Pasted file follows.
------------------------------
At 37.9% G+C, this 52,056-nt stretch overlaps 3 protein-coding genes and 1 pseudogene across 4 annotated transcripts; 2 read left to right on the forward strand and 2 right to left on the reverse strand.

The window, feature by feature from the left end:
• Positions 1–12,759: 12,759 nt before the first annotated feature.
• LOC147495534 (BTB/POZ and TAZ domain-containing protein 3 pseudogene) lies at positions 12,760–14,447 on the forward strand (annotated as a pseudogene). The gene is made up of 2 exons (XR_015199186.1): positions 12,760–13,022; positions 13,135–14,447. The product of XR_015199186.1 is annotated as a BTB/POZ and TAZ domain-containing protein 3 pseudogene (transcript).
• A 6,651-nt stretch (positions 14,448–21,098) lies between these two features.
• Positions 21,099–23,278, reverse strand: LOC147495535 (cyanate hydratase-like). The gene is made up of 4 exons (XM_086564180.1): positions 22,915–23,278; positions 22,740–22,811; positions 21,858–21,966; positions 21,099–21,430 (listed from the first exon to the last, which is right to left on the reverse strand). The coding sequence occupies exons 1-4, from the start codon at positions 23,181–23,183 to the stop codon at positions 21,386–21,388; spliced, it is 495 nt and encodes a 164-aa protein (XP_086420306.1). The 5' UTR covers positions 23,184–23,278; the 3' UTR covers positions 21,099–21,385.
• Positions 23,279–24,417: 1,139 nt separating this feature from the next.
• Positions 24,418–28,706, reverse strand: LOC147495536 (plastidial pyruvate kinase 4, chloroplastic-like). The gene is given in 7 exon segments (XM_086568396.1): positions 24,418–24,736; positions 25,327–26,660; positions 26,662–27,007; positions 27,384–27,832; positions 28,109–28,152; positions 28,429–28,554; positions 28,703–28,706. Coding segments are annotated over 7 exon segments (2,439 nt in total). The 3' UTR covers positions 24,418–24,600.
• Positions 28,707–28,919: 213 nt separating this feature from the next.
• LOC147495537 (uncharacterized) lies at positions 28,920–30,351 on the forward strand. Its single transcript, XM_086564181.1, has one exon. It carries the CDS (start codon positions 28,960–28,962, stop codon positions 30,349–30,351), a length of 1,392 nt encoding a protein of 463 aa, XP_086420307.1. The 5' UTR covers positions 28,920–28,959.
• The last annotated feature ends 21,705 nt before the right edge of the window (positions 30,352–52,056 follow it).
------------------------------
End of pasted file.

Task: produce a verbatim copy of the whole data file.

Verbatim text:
At 37.9% G+C, this 52,056-nt stretch overlaps 3 protein-coding genes and 1 pseudogene across 4 annotated transcripts; 2 read left to right on the forward strand and 2 right to left on the reverse strand.

The window, feature by feature from the left end:
• Positions 1–12,759: 12,759 nt before the first annotated feature.
• LOC147495534 (BTB/POZ and TAZ domain-containing protein 3 pseudogene) lies at positions 12,760–14,447 on the forward strand (annotated as a pseudogene). The gene is made up of 2 exons (XR_015199186.1): positions 12,760–13,022; positions 13,135–14,447. The product of XR_015199186.1 is annotated as a BTB/POZ and TAZ domain-containing protein 3 pseudogene (transcript).
• A 6,651-nt stretch (positions 14,448–21,098) lies between these two features.
• Positions 21,099–23,278, reverse strand: LOC147495535 (cyanate hydratase-like). The gene is made up of 4 exons (XM_086564180.1): positions 22,915–23,278; positions 22,740–22,811; positions 21,858–21,966; positions 21,099–21,430 (listed from the first exon to the last, which is right to left on the reverse strand). The coding sequence occupies exons 1-4, from the start codon at positions 23,181–23,183 to the stop codon at positions 21,386–21,388; spliced, it is 495 nt and encodes a 164-aa protein (XP_086420306.1). The 5' UTR covers positions 23,184–23,278; the 3' UTR covers positions 21,099–21,385.
• Positions 23,279–24,417: 1,139 nt separating this feature from the next.
• Positions 24,418–28,706, reverse strand: LOC147495536 (plastidial pyruvate kinase 4, chloroplastic-like). The gene is given in 7 exon segments (XM_086568396.1): positions 24,418–24,736; positions 25,327–26,660; positions 26,662–27,007; positions 27,384–27,832; positions 28,109–28,152; positions 28,429–28,554; positions 28,703–28,706. Coding segments are annotated over 7 exon segments (2,439 nt in total). The 3' UTR covers positions 24,418–24,600.
• Positions 28,707–28,919: 213 nt separating this feature from the next.
• LOC147495537 (uncharacterized) lies at positions 28,920–30,351 on the forward strand. Its single transcript, XM_086564181.1, has one exon. It carries the CDS (start codon positions 28,960–28,962, stop codon positions 30,349–30,351), a length of 1,392 nt encoding a protein of 463 aa, XP_086420307.1. The 5' UTR covers positions 28,920–28,959.
• The last annotated feature ends 21,705 nt before the right edge of the window (positions 30,352–52,056 follow it).